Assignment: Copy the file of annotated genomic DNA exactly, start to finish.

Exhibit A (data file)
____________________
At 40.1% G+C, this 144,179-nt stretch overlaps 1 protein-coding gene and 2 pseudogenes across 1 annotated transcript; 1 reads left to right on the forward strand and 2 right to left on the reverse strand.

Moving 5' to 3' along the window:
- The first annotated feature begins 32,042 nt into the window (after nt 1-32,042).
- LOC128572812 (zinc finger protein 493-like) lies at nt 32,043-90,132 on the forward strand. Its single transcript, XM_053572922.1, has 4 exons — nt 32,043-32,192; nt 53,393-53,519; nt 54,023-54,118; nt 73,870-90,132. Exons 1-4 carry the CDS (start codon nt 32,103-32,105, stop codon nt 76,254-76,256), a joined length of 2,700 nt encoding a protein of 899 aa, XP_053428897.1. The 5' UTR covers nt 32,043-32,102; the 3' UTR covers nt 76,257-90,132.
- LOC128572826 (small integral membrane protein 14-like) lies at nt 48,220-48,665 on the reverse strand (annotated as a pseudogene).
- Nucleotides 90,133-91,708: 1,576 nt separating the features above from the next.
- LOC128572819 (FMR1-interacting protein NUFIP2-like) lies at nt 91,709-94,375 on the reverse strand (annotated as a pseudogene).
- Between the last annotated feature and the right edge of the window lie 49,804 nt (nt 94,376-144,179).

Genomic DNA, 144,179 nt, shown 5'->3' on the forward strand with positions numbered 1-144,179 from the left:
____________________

At 40.1% G+C, this 144,179-nt stretch overlaps 1 protein-coding gene and 2 pseudogenes across 1 annotated transcript; 1 reads left to right on the forward strand and 2 right to left on the reverse strand.

Moving 5' to 3' along the window:
- The first annotated feature begins 32,042 nt into the window (after nt 1-32,042).
- LOC128572812 (zinc finger protein 493-like) lies at nt 32,043-90,132 on the forward strand. Its single transcript, XM_053572922.1, has 4 exons — nt 32,043-32,192; nt 53,393-53,519; nt 54,023-54,118; nt 73,870-90,132. Exons 1-4 carry the CDS (start codon nt 32,103-32,105, stop codon nt 76,254-76,256), a joined length of 2,700 nt encoding a protein of 899 aa, XP_053428897.1. The 5' UTR covers nt 32,043-32,102; the 3' UTR covers nt 76,257-90,132.
- LOC128572826 (small integral membrane protein 14-like) lies at nt 48,220-48,665 on the reverse strand (annotated as a pseudogene).
- Nucleotides 90,133-91,708: 1,576 nt separating the features above from the next.
- LOC128572819 (FMR1-interacting protein NUFIP2-like) lies at nt 91,709-94,375 on the reverse strand (annotated as a pseudogene).
- Between the last annotated feature and the right edge of the window lie 49,804 nt (nt 94,376-144,179).

Genomic DNA, 144,179 nt, shown 5'->3' on the forward strand with positions numbered 1-144,179 from the left: